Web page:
that could not pass beneath the Bridge without such measures being taken for vessels with air drafts greater than the Regina Maersk. With a 50-foot channel, 151 feet of air draft at MHW, and a 198 foot KTMH - a ship like the Regina Maersk/Maersk Kure will be physically able to call the PONYNJ under certain loading conditions; however, on March 8, 2009 the NYK Nebula (4,886 TEU's and KTMH of 197 feet) attempted to call the New York Container Terminal (Howland Hook) on the Arthur Kill and could not enter Newark Bay because it was riding too high to pass beneath the Bayonne Bridge.17 While the NYK Nebula calls the Port frequently,18 in this instance the ship had go to Norfolk to add containers, then return to deliver her New York bound TEU's. This diversion was reported by industry sources to have cost approximately $80,000, not including the inventory costs of the goods the late call delayed. The NYK Nebula incident illustrates that ships that would not be considered limited by KTMH may not be able to call the PONYNJ under certain loading conditions. The loading pattern and its relevance to the benefits calculation is discussed in further detail in a later section of this document. The benefits derivation does not include cases like the NYK Nebula which is limited in some situations, depending on loading, but potential impacts of these cases to the benefits stream is discussed in Appendix B, Sensitivity and Alternative Scenario Analyses. At the inception of this study, the Corps consulted the United States Coast Guard (USCG) to begin to derive the frequency of allisions between the current PONYNJ fleet and the Bayonne Bridge. Over the ten year period before the study began for which data was provided, there were a total of ten events reported through the Coast Guard Marine Information for Safety and Law Enforcement (MISLE) system that could have been related to Bayonne Bridge height.19 This number of incidents appeared low given the frequency of arrivals with close margins between the height of the ship and the air draft of the ship reported by the Sandy Hook Pilots in the prior figure as well as anecdotal reports of contact between ship antennae and the bottom of the road deck.20 While the NYK Nebula incident provided some empirical information about the costs of diversion, the most insightful evidence about the frequency of the problem was derived from a series of interviews with the carriers using the Port. Early in the study process, the containership carriers serving the PONYNJ were sent an introductory letter stating the purpose of this study and asking for dimensional details of each class of that carrier's fleet of post-Panamax vessels, as well as the number of ships of that size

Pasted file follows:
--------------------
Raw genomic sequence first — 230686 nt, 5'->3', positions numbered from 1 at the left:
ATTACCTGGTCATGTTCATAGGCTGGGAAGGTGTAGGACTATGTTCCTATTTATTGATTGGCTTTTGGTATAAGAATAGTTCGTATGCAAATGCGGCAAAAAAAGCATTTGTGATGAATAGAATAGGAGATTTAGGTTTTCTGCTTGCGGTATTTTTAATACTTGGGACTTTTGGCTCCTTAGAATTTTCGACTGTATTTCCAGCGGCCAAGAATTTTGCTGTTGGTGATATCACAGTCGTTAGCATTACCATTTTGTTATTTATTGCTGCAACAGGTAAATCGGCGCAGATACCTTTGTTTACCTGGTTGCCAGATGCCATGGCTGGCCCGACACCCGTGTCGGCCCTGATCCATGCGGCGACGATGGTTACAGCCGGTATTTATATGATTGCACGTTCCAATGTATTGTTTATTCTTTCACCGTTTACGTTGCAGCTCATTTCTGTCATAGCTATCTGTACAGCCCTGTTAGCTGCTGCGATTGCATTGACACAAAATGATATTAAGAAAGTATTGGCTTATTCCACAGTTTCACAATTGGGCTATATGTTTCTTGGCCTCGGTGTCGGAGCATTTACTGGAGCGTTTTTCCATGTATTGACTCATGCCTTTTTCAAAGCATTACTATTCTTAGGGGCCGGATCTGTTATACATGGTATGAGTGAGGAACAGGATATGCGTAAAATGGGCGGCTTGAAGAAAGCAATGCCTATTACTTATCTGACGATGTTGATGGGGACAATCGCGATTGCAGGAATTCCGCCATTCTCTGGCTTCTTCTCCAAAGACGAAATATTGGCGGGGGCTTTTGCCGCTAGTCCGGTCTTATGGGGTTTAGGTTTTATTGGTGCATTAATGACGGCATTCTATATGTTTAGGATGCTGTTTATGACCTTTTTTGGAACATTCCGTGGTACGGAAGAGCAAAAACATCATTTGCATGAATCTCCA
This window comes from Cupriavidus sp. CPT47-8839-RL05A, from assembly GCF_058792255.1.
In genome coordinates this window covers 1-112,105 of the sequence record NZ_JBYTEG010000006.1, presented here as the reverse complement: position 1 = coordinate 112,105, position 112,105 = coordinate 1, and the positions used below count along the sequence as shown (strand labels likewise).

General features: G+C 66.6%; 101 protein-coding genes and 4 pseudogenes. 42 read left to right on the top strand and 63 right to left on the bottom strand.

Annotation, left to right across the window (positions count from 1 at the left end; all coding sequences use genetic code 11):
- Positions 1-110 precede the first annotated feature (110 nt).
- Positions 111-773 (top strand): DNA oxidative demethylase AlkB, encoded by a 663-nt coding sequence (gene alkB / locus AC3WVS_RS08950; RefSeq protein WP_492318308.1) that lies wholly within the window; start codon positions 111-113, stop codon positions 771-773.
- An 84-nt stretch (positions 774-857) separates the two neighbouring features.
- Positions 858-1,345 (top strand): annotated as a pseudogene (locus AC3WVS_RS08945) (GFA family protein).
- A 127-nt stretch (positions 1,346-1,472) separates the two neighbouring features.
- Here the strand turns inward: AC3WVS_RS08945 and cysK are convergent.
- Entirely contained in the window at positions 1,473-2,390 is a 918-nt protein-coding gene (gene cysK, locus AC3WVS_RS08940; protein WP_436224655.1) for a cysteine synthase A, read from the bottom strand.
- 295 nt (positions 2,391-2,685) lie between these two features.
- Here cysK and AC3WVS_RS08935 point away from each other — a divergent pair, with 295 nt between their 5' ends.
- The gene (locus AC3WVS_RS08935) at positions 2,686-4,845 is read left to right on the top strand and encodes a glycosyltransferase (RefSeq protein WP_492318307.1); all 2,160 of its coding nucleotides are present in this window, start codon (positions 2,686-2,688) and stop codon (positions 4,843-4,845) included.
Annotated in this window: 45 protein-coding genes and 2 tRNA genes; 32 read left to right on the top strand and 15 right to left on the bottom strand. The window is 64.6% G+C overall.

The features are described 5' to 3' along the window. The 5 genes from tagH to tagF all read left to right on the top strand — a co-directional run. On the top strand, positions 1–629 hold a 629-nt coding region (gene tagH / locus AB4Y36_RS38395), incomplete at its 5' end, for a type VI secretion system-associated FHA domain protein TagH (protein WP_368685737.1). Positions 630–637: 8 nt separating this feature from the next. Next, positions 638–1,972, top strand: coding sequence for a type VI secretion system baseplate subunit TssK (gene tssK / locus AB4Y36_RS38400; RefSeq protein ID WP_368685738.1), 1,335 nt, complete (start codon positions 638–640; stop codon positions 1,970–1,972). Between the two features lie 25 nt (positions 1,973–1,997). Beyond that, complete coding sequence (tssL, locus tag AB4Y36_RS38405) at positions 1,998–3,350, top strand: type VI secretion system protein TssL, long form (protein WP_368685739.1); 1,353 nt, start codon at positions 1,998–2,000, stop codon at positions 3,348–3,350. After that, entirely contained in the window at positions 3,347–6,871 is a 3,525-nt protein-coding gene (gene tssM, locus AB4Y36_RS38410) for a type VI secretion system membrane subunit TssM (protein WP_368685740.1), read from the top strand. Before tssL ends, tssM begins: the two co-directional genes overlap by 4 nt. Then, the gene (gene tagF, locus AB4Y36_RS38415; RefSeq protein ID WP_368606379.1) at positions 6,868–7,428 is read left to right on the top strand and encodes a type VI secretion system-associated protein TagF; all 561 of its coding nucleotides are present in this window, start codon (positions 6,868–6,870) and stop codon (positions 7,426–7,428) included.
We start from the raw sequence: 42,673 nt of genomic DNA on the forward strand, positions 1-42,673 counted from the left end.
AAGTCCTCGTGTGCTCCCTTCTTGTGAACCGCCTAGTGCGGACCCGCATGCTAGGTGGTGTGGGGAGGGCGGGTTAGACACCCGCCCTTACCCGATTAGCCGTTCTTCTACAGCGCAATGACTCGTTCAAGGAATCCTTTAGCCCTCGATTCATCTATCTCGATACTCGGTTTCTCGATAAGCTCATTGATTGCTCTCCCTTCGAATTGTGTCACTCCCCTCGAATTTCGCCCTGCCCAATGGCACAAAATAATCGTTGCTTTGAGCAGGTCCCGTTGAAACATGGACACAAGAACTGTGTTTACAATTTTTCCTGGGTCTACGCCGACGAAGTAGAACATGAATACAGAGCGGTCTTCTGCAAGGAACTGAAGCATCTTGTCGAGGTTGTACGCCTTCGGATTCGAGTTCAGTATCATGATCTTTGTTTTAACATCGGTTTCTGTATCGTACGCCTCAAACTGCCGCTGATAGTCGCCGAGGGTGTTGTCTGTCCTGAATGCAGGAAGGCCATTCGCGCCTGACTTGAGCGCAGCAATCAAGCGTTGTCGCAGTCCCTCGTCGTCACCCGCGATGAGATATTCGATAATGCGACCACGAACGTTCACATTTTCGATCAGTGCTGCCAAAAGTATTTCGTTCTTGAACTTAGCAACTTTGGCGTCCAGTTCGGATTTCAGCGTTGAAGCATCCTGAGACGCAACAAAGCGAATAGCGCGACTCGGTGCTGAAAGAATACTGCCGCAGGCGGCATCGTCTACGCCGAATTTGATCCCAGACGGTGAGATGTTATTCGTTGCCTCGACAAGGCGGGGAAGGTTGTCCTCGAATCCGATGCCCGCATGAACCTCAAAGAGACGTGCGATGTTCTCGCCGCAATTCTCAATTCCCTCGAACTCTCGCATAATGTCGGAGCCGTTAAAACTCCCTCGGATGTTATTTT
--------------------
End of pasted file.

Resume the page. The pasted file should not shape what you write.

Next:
The NYK Nebula does not have a collapsible mast. The NYK Nebula called New York 4 times within the 6 months of entrance data provided by the Pilots. The carrier is now having problems with the Bayonne Bridge for all ships on this string. According to NYK's vessel operations staff, to trim that ship in the stern (by the mast), it must take on 55 tons of ballast water to enter and leave New York Harbor. That ballast water must be taken for 200 miles out at sea because of regulatory requirements, so that ballast water remains for a large part of the journey adding to overall fuel consumption for the voyage. 19 The MISLE data did not specify clearly whether the incident was a collision with the Bayonne Bridge. From the list of events provided by the Coast Guard, incidents for which the PANYNJ also has a record were counted, then any listed incident specifically characterized as a head-on allision over the ten year period. Incidents not listed as head-on were not subtracted from the pool, even if they included barges since there is some anecdotal record of barge mounted cranes hitting the underside of the Bridge. This estimate should be considered to have a positive bias, if any. 20 As of this writing, the most recent incident occurred on 18 July 2009 when the antenna of the MSC Tokyo hit the underside of the Bridge upon entrance into the PONYNJ.